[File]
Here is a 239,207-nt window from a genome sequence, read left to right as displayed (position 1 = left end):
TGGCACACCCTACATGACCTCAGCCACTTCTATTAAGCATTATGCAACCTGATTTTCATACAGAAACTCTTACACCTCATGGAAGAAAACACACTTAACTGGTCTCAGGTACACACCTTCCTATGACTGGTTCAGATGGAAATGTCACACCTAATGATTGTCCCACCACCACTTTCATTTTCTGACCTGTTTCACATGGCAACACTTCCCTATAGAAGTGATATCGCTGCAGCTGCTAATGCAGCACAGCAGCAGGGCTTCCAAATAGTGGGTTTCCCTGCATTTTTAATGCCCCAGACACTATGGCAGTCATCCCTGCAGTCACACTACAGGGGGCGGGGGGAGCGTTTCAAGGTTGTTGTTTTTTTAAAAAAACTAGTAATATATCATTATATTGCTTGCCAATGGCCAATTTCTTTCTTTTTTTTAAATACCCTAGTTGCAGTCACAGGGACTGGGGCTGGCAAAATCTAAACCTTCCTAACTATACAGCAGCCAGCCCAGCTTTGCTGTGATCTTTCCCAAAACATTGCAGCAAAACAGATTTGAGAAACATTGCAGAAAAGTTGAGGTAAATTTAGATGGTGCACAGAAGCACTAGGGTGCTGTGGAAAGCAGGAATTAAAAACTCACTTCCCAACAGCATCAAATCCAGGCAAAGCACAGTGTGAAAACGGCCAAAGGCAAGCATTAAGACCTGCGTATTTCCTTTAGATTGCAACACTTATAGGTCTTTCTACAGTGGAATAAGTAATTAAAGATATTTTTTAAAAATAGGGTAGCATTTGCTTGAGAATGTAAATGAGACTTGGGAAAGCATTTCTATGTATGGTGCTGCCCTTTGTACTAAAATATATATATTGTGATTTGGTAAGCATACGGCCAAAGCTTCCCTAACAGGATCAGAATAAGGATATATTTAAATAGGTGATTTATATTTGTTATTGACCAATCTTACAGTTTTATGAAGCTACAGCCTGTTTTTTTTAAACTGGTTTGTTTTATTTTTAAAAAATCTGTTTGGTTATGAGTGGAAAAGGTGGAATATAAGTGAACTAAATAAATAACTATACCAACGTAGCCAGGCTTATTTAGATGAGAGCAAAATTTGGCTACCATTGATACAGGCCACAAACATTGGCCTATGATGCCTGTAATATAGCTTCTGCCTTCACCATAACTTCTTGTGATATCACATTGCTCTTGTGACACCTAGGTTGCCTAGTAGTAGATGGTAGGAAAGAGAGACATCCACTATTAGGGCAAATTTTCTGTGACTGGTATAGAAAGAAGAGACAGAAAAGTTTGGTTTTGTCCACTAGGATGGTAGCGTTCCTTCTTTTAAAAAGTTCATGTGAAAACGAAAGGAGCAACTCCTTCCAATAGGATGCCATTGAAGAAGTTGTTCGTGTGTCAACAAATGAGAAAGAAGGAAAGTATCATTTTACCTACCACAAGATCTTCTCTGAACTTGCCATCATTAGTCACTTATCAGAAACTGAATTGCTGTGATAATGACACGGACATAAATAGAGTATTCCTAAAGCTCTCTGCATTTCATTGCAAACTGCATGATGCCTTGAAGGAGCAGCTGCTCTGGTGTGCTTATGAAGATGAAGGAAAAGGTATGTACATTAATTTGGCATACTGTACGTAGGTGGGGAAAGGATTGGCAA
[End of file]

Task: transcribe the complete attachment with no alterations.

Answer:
Here is a 239,207-nt window from a genome sequence, read left to right as displayed (position 1 = left end):
TGGCACACCCTACATGACCTCAGCCACTTCTATTAAGCATTATGCAACCTGATTTTCATACAGAAACTCTTACACCTCATGGAAGAAAACACACTTAACTGGTCTCAGGTACACACCTTCCTATGACTGGTTCAGATGGAAATGTCACACCTAATGATTGTCCCACCACCACTTTCATTTTCTGACCTGTTTCACATGGCAACACTTCCCTATAGAAGTGATATCGCTGCAGCTGCTAATGCAGCACAGCAGCAGGGCTTCCAAATAGTGGGTTTCCCTGCATTTTTAATGCCCCAGACACTATGGCAGTCATCCCTGCAGTCACACTACAGGGGGCGGGGGGAGCGTTTCAAGGTTGTTGTTTTTTTAAAAAAACTAGTAATATATCATTATATTGCTTGCCAATGGCCAATTTCTTTCTTTTTTTTAAATACCCTAGTTGCAGTCACAGGGACTGGGGCTGGCAAAATCTAAACCTTCCTAACTATACAGCAGCCAGCCCAGCTTTGCTGTGATCTTTCCCAAAACATTGCAGCAAAACAGATTTGAGAAACATTGCAGAAAAGTTGAGGTAAATTTAGATGGTGCACAGAAGCACTAGGGTGCTGTGGAAAGCAGGAATTAAAAACTCACTTCCCAACAGCATCAAATCCAGGCAAAGCACAGTGTGAAAACGGCCAAAGGCAAGCATTAAGACCTGCGTATTTCCTTTAGATTGCAACACTTATAGGTCTTTCTACAGTGGAATAAGTAATTAAAGATATTTTTTAAAAATAGGGTAGCATTTGCTTGAGAATGTAAATGAGACTTGGGAAAGCATTTCTATGTATGGTGCTGCCCTTTGTACTAAAATATATATATTGTGATTTGGTAAGCATACGGCCAAAGCTTCCCTAACAGGATCAGAATAAGGATATATTTAAATAGGTGATTTATATTTGTTATTGACCAATCTTACAGTTTTATGAAGCTACAGCCTGTTTTTTTTAAACTGGTTTGTTTTATTTTTAAAAAATCTGTTTGGTTATGAGTGGAAAAGGTGGAATATAAGTGAACTAAATAAATAACTATACCAACGTAGCCAGGCTTATTTAGATGAGAGCAAAATTTGGCTACCATTGATACAGGCCACAAACATTGGCCTATGATGCCTGTAATATAGCTTCTGCCTTCACCATAACTTCTTGTGATATCACATTGCTCTTGTGACACCTAGGTTGCCTAGTAGTAGATGGTAGGAAAGAGAGACATCCACTATTAGGGCAAATTTTCTGTGACTGGTATAGAAAGAAGAGACAGAAAAGTTTGGTTTTGTCCACTAGGATGGTAGCGTTCCTTCTTTTAAAAAGTTCATGTGAAAACGAAAGGAGCAACTCCTTCCAATAGGATGCCATTGAAGAAGTTGTTCGTGTGTCAACAAATGAGAAAGAAGGAAAGTATCATTTTACCTACCACAAGATCTTCTCTGAACTTGCCATCATTAGTCACTTATCAGAAACTGAATTGCTGTGATAATGACACGGACATAAATAGAGTATTCCTAAAGCTCTCTGCATTTCATTGCAAACTGCATGATGCCTTGAAGGAGCAGCTGCTCTGGTGTGCTTATGAAGATGAAGGAAAAGGTATGTACATTAATTTGGCATACTGTACGTAGGTGGGGAAAGGATTGGCAA